Viewers of the movie, “Free Willy,” would never guess that the friendly orca, Willy, could be considered a killer. However, other movies have shown a much darker side of orcas. They are even called killer whales around the world.

     However, the name killer whale is not appropriate for several reasons. First, an orca is not a whale; it is a type of dolphin. Dolphins and whales are similar but have several important differences. Dolphins, like orcas, have one blowhole while whales have two. Also, all dolphins have sharp teeth, and most whales do not have teeth. Instead, they have something called baleen.    

    Another reason orcas should not be called killer whales is that they are actually very friendly to humans. One group of whalers in Australia claimed that a pod of orcas even helped them hunt baleen whales between 1840 and 1930. 

     The orcas that helped the whalers for almost a century were just one of many pods of orcas. The orcas in the pods work together as a community. Not only do they hunt together, but they also protect the young, sick, and injured members of the pod. This is not the behavior of a “killer.”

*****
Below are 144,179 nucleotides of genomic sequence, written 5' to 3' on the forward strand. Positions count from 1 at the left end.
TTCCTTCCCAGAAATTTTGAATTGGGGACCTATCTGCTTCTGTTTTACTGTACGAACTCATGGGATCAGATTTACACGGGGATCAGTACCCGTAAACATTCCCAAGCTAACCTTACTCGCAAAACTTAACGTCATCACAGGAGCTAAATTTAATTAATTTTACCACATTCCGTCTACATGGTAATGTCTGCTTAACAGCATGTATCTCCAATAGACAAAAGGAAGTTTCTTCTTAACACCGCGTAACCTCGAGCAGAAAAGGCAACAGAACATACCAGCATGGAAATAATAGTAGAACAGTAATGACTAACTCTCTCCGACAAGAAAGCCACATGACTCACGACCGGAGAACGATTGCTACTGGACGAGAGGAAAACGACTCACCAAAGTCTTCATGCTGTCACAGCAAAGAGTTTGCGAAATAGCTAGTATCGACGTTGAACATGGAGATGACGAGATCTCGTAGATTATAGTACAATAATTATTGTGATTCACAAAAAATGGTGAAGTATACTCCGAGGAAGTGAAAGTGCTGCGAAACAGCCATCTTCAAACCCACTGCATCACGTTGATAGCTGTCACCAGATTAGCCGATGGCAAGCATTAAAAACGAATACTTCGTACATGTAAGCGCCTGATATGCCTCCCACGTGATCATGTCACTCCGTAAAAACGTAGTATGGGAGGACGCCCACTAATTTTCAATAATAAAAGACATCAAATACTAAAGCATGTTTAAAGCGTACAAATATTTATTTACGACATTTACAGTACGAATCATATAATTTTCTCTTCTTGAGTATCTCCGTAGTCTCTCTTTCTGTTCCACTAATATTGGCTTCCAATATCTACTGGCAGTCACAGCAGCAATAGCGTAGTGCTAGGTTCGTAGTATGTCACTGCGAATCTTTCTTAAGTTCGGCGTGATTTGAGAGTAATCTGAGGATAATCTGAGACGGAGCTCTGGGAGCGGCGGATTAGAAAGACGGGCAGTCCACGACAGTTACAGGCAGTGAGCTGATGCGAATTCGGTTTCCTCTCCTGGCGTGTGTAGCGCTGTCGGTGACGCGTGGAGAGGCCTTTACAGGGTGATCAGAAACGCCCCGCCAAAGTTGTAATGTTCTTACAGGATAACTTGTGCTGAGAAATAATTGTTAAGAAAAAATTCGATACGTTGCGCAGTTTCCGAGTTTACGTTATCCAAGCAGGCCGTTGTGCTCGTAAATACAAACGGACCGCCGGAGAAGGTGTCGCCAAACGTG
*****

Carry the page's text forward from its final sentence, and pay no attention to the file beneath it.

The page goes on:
Orcas are carnivores. This may be one reason they have been called killer whales. They eat fish, squid, sharks, seals, turtles, octopi, and birds. Orcas will even work together in their pods to kill very enormous prey such as whales. This may have been how they got the name killer whales. One theory is that hundreds of years ago, sailors saw orcas attacking much larger whales and called them “whale killers.” Over time, the name was reversed, and they became the killer whales of today.

     It is understandable that humans would be afraid of orcas. An average orca is 60 times bigger than a man. It is about 30 feet long and can weigh up to 12,000 pounds. Orcas also have between 40 and 52 sharp teeth and can swim up to 30 miles an hour.

     Despite their carnivorous diet and immense size, orcas just aren’t killer whales. Like their fellow dolphins, orcas are friendly to humans and work in cooperative groups. Instead of being afraid of them, humans should celebrate the orcas.

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